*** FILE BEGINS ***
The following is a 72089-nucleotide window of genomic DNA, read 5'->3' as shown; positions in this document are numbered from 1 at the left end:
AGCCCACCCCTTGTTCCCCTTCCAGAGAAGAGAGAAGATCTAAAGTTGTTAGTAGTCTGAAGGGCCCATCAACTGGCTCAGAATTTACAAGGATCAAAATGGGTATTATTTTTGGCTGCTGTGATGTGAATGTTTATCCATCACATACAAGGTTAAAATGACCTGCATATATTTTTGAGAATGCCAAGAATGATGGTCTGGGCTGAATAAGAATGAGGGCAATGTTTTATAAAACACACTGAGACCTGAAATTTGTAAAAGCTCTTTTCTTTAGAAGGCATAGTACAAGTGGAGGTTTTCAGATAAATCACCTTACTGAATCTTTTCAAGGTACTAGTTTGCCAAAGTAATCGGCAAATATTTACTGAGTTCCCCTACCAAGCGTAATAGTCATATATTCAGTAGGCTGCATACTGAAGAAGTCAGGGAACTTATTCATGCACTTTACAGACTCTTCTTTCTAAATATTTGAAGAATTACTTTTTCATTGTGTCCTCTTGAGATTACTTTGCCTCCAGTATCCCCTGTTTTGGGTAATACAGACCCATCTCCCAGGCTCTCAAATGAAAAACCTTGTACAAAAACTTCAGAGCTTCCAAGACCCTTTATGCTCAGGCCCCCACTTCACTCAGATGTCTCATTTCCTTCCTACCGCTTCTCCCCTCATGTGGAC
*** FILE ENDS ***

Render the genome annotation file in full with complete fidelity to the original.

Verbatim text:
The following is a 72089-nucleotide window of genomic DNA, read 5'->3' as shown; positions in this document are numbered from 1 at the left end:
AGCCCACCCCTTGTTCCCCTTCCAGAGAAGAGAGAAGATCTAAAGTTGTTAGTAGTCTGAAGGGCCCATCAACTGGCTCAGAATTTACAAGGATCAAAATGGGTATTATTTTTGGCTGCTGTGATGTGAATGTTTATCCATCACATACAAGGTTAAAATGACCTGCATATATTTTTGAGAATGCCAAGAATGATGGTCTGGGCTGAATAAGAATGAGGGCAATGTTTTATAAAACACACTGAGACCTGAAATTTGTAAAAGCTCTTTTCTTTAGAAGGCATAGTACAAGTGGAGGTTTTCAGATAAATCACCTTACTGAATCTTTTCAAGGTACTAGTTTGCCAAAGTAATCGGCAAATATTTACTGAGTTCCCCTACCAAGCGTAATAGTCATATATTCAGTAGGCTGCATACTGAAGAAGTCAGGGAACTTATTCATGCACTTTACAGACTCTTCTTTCTAAATATTTGAAGAATTACTTTTTCATTGTGTCCTCTTGAGATTACTTTGCCTCCAGTATCCCCTGTTTTGGGTAATACAGACCCATCTCCCAGGCTCTCAAATGAAAAACCTTGTACAAAAACTTCAGAGCTTCCAAGACCCTTTATGCTCAGGCCCCCACTTCACTCAGATGTCTCATTTCCTTCCTACCGCTTCTCCCCTCATGTGGAC